HOW TO GET STARTED WITH GUPPIES
by Bob Larsen, South Jersey Guppy Group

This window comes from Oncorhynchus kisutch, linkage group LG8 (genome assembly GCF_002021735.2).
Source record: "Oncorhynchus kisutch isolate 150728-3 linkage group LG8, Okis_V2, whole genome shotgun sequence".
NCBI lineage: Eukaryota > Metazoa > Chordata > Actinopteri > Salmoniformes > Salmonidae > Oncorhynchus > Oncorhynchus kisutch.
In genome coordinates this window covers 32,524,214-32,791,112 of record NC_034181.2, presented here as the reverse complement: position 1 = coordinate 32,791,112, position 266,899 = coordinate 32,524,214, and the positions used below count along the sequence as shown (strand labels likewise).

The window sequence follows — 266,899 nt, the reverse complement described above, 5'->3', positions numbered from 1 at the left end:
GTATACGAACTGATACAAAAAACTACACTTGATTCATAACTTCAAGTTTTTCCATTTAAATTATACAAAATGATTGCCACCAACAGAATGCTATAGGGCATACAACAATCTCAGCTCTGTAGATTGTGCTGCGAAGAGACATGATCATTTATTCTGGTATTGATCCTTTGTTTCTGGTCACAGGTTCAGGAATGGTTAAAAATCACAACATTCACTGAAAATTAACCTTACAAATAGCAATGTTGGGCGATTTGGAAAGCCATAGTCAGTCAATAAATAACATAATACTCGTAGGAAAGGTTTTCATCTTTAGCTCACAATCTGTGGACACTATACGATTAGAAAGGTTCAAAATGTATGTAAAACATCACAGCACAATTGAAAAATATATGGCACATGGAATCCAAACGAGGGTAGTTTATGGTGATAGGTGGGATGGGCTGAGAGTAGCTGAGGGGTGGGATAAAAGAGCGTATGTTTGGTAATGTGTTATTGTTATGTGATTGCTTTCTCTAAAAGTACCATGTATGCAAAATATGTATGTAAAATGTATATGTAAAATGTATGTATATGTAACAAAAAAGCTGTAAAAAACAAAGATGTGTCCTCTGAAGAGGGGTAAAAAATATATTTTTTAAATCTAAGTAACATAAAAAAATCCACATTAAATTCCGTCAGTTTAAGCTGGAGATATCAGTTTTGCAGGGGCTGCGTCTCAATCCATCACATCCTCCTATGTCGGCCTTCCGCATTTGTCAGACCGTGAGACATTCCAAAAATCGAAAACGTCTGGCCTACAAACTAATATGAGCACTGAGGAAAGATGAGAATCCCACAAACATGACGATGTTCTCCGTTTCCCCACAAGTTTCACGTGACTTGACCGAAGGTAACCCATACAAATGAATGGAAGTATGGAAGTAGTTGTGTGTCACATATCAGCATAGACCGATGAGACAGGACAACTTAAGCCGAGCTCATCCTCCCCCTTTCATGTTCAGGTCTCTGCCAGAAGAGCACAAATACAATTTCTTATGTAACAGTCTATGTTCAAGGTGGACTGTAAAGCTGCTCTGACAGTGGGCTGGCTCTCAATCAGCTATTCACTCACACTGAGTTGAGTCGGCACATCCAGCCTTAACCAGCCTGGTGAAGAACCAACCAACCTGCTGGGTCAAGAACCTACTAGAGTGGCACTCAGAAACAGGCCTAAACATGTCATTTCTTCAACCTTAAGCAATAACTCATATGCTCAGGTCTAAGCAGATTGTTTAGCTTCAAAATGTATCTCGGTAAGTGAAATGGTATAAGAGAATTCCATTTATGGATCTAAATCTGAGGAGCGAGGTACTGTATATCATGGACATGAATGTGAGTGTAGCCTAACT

CARE OF MY TANKS and FILTERS by Bob Larsen Years ago as a preteen, I was lucky enough to be connected to some breeders where my family lived. I was also lucky enough to be a Junior member o the Hudson-Bergen Aquarium Society. This club met in North Bergen, New Jersey. They had show each year, along with Christmas parties, etc. Not only did I get to know guppy breeders but also people who kept killies, angelfish and other types of livebearers. I actually started out with swordtails and mollies. At age eleven I won a third place ribbon with a pair of green swords. This win was in regular competition. Another club near by held a novice only show. You could enter only if you never won a first place. Tooting my own horn, I did very well. At eleven years old I was one of the only kids. Most of the other entrants were adults. What finally gave me the guppy bug was the opportunity of cleaning one of the breeders tanks and being able through him, to visit other guppy breeders. Anyway, back to my tanks and filters. I use mostly ten gallon and five gallon tanks. I do use a few two and a half gallon tanks as well. Most of my tanks have two old fashioned box filters. This system enables me to completely change a dirty filter, leaving the second filter alone. Water changes, anywhere between 25 and 50%, are done at least twice a week. At times, especially close to show season, I can do a third change if time permits. Older show fish get less percent of change, but frequent, compared to babies and young fish. My system uses a 37 gallon barrel on wheels and a pump with a garden hose. When plugged in, the old water either goes out the back door or down a drain inside on very cold days. During draining the tanks down, I will check my filters. I don’t consider a filter to be too dirty until it is completely brown with debris. At this point I will pull the filter out, take out the filter fluff and then decide to either change the fluff or just squeeze it out and place the semi-clean fluff back in the same filter. Of course a disease situation requires complete cleaning, tank and filters. I use either bleach or Potassium Permagnate. Bleach is more difficult to use because of the stringent rinsing required. Also filter fluff will be changed if upon examination it seems too mushy, similar to an old sponge filter. Besides filter fluff, my filters contain a couple marbles for weight and ceramic noodles or a similar product for bacterial growth. There are times when a tank really needs a good cleaning. My guess would be about two or three times a year. I empty a tank, take it off the rack and really scrub it down using an algae pad and a single edge razor blade. My fish room gets quite a bit of sunlight and artificial light. Algae, whether brown or green, does coat the glass. Most of this can be scraped off and siphoned out after settling. Once every few months, however, I really need to strip the tank down. After complete cleaning, the tank is refilled, and dirty filters are placed in again. Usually in a day or two fish are back in that tank. What I have just revealed is a good reason for using small tanks rather than 20 gallon long tanks used back in the 1950’s and the 1960’s. Something I really appreciate is having empty tanks. When ( and it doesn’t happen often) I have empties , I can really clean tanks. Fish can be moved to one of the pre-cleaned empties which allows me to strip another tank.